Yesterday I went to a fleamarket/ antique “extravaganza.” I’d been to the location before when there had been a minimal number of vendors, so in my head I was sure this would only take a few hours and then I’d be off to do other Saturday things. Five hours later I was sunburned, slightly lost, and had spent more money on food and beverages than on junk. There was row after row spiraling around in no discernible pattern, covering what seemed like the entirety of the fairgrounds. Vendors were tucked in everywhere including some of the animal barns. I felt like I wandered in circles with only a giant ice cream cone and a line of porta-johns as my most recognizable landmarks. I’m a big believer in rows at events like this because I like to be systematic and not miss anything. At the end of the five hours when I was left with a vague sense of deja vu about my surroundings, I was still pretty sure that I had missed some pockets of vendors. There was just SO MUCH STUFF! It was amazing!
One thing I did not miss and actually wandered by multiple times was a taxidermied canoe full of critters. I am certain that I was in the presence of TaxidermyJim whose work I had seen on Etsy and eBay. How many canoes full of two raccoons, a fox, a beaver, and a badger can there be in the world?
He had other smaller mounts out on the tables, but the second big draw was the back of his u-haul style truck. Every time I wandered by, he was holding court like a taxidermy rock star with onlookers gaping at the number of bobcats, opossums, squirrels, and raccoons posed in the back of the truck. I got close every time hoping to hear someone actually mention a price. The only tags on the mounts was information about his licensing as a fur seller and taxidermist. I never heard a single mention of a dollar value. Taxidermy = priceless?
On the lip of the truck bed, he had a tiny little chipmunk rowing a tiny canoe. I kept thinking, how much could that really cost? According to the ones I found online, quite a bit. However by my last stop by, it was gone.
I acknowledge that his work was out of my price range and that purchasing any of it would just add to the layers of crazy, but I hate going to things like this and not buying anything but lunch. Early on I had a soft serve ice cream cone and bottled water because that was the only booth without a line at lunch time. I just needed calories and liquid. Later I played food poisoning Russian Roulette with a “Texas Tenderloin” sandwich. I’m not 100% clear on what meat was involved. All I can say for certain was that it was deep fried and tasted okay.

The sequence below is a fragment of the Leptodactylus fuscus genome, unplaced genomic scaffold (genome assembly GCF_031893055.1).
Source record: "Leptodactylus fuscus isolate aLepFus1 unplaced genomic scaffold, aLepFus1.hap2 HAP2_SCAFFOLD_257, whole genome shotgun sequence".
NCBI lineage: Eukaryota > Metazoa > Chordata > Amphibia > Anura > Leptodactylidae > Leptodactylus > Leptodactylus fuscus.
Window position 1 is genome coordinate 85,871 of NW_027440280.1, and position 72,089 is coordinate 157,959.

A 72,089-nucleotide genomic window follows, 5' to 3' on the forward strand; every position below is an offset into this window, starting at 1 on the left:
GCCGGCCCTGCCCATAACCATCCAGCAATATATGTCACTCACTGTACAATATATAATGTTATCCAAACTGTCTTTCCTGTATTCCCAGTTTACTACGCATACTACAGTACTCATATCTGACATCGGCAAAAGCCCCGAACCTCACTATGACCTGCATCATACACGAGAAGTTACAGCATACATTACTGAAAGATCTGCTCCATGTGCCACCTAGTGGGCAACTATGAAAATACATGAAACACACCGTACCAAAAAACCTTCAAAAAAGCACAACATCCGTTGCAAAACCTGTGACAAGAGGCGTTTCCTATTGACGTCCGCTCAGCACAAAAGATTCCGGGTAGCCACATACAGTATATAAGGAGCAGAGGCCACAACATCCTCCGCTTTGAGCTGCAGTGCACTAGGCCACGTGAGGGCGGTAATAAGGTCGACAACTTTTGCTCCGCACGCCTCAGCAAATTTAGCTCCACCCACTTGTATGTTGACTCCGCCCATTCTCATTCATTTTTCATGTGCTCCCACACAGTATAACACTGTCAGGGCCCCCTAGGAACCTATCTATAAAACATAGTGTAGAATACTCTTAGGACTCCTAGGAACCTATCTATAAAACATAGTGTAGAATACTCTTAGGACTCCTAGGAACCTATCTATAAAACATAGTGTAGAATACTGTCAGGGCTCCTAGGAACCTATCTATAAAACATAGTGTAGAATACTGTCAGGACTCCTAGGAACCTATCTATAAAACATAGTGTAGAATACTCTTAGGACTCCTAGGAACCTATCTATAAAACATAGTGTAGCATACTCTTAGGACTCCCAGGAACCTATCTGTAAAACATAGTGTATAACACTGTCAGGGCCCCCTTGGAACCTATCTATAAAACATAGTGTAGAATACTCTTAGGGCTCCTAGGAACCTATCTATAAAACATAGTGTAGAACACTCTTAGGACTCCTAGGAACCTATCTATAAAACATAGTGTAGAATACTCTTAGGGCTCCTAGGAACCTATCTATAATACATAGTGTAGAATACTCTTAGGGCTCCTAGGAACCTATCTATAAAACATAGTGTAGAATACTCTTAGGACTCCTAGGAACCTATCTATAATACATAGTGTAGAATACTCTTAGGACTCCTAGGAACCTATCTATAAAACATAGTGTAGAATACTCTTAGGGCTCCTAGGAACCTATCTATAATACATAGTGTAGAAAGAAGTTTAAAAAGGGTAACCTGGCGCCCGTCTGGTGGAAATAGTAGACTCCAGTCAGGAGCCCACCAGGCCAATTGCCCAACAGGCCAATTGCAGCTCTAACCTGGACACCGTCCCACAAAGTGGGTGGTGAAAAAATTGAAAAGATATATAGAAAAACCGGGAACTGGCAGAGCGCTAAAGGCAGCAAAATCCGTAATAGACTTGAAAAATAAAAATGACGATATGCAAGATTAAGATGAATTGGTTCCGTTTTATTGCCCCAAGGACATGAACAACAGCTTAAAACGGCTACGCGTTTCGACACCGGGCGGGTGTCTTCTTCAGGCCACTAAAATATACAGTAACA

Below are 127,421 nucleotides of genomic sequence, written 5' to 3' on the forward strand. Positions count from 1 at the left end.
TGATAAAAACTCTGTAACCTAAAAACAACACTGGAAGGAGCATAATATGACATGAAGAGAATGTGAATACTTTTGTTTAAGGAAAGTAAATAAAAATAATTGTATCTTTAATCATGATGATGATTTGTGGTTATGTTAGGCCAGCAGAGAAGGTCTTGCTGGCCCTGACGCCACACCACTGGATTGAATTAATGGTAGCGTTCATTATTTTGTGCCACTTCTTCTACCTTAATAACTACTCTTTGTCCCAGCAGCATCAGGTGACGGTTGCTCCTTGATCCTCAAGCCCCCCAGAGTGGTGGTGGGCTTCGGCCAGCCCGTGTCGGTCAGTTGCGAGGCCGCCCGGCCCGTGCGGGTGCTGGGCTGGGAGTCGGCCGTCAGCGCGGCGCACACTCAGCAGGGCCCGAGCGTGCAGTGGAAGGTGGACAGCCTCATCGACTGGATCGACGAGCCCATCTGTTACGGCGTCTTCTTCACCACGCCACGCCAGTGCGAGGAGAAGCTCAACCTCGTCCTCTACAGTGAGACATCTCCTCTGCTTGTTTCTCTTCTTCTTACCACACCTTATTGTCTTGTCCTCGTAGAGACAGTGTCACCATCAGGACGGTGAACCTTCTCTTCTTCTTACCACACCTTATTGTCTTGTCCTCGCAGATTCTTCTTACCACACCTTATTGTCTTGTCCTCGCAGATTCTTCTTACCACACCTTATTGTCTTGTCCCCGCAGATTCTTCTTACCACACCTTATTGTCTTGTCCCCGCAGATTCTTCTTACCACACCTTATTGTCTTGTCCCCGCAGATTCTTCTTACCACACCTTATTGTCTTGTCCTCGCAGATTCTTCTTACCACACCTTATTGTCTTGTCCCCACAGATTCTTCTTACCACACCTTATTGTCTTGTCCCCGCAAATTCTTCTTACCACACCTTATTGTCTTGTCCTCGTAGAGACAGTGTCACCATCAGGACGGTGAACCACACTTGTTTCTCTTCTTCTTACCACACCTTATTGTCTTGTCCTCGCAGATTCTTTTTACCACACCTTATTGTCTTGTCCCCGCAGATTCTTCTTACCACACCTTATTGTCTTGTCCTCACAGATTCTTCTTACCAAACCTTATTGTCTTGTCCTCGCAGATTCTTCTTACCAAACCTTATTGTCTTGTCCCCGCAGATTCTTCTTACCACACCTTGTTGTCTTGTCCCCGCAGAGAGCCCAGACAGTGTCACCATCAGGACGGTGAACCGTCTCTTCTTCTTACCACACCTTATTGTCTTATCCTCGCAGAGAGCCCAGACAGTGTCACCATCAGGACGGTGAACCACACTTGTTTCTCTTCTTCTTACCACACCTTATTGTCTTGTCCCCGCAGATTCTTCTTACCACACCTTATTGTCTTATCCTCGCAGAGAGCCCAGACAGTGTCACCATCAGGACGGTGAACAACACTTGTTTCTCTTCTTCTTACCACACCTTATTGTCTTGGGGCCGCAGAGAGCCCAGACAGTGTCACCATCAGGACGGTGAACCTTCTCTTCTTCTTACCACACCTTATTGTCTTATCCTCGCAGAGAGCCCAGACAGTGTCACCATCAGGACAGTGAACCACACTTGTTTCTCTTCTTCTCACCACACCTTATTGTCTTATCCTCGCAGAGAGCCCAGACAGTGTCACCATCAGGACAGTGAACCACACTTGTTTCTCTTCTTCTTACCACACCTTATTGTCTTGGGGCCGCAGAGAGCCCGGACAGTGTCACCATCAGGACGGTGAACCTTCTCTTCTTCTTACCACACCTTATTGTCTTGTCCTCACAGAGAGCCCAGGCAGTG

Maybe it was that desperation to just buy something that drew me to an open suitcase full of mink stoles. Not just the pieces of fur, but the full on heads, tails, and tiny mink paws dangling as they all bit each other’s butts. They were jumbled together on a giant furry pile begging to be petted. Better yet there was a sign laying in the suitcase that said “Half off.”
When we were little, going to my grandparents’ for family events meant playing dress up. We had access to old dresses, shoes, hats, tons of ridiculous jewelry, and a group of minks. (No one wants to tell me what a group of minks is called. Maybe they never assemble in groups?) My grandpa was a big fan of going to auctions and buying mystery boxes of stuff so I’m not sure if the minks were accumulated from auction goods or something that my grandma wore when they were fashionable. I remember being more amused by them than grossed out, and they were essential accessories to our pretend wardrobe. I have no idea what happened to them. I don’t know if a cleaning spree cleared them out, or if one of my awful aunts carted them away.
I listened to the vendor’s spiel about how the half off sign was supposed to be on a different table, how the color I had chosen was extra special and rare, but that she could do better on the tagged price. So I bought a soft champagne group of three for $20; my big purchase of the day. Such an odd modern fashion choice to drape ourselves not only with furs, but the tiny clawed paws and faces of our catch. And, no, I can’t logically explain my love of animals combined with a fascination with taxidermied creatures.
All I knew is that my cats were going to either love or hate these.
The cat fascination lasted for all of five minutes. Currently, the triplets are gracing W. Charles Marmota. He is a pimp daddy.